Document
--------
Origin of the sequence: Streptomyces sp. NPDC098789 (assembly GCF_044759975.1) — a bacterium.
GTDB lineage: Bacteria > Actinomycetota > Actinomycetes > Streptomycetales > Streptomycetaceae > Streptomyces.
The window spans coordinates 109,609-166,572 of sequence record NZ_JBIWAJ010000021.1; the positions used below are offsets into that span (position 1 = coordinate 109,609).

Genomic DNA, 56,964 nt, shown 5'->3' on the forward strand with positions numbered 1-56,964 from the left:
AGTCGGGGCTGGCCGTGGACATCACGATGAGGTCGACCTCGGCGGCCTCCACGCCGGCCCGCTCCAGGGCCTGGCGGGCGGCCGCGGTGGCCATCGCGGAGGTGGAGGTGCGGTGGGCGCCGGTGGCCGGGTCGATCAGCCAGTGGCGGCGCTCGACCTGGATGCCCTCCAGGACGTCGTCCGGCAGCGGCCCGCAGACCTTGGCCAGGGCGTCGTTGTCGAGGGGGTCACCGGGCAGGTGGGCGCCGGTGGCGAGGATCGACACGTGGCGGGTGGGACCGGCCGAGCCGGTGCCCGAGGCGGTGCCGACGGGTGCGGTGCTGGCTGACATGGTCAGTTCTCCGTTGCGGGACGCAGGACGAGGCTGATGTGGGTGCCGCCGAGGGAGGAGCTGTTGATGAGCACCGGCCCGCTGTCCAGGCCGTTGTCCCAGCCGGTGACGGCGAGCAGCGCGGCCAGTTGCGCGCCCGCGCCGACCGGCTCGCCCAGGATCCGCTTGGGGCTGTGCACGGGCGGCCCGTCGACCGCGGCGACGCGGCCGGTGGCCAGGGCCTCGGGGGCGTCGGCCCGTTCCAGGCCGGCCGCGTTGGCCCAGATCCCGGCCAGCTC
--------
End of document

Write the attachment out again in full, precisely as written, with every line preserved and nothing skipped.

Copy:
Origin of the sequence: Streptomyces sp. NPDC098789 (assembly GCF_044759975.1) — a bacterium.
GTDB lineage: Bacteria > Actinomycetota > Actinomycetes > Streptomycetales > Streptomycetaceae > Streptomyces.
The window spans coordinates 109,609-166,572 of sequence record NZ_JBIWAJ010000021.1; the positions used below are offsets into that span (position 1 = coordinate 109,609).

Genomic DNA, 56,964 nt, shown 5'->3' on the forward strand with positions numbered 1-56,964 from the left:
AGTCGGGGCTGGCCGTGGACATCACGATGAGGTCGACCTCGGCGGCCTCCACGCCGGCCCGCTCCAGGGCCTGGCGGGCGGCCGCGGTGGCCATCGCGGAGGTGGAGGTGCGGTGGGCGCCGGTGGCCGGGTCGATCAGCCAGTGGCGGCGCTCGACCTGGATGCCCTCCAGGACGTCGTCCGGCAGCGGCCCGCAGACCTTGGCCAGGGCGTCGTTGTCGAGGGGGTCACCGGGCAGGTGGGCGCCGGTGGCGAGGATCGACACGTGGCGGGTGGGACCGGCCGAGCCGGTGCCCGAGGCGGTGCCGACGGGTGCGGTGCTGGCTGACATGGTCAGTTCTCCGTTGCGGGACGCAGGACGAGGCTGATGTGGGTGCCGCCGAGGGAGGAGCTGTTGATGAGCACCGGCCCGCTGTCCAGGCCGTTGTCCCAGCCGGTGACGGCGAGCAGCGCGGCCAGTTGCGCGCCCGCGCCGACCGGCTCGCCCAGGATCCGCTTGGGGCTGTGCACGGGCGGCCCGTCGACCGCGGCGACGCGGCCGGTGGCCAGGGCCTCGGGGGCGTCGGCCCGTTCCAGGCCGGCCGCGTTGGCCCAGATCCCGGCCAGCTC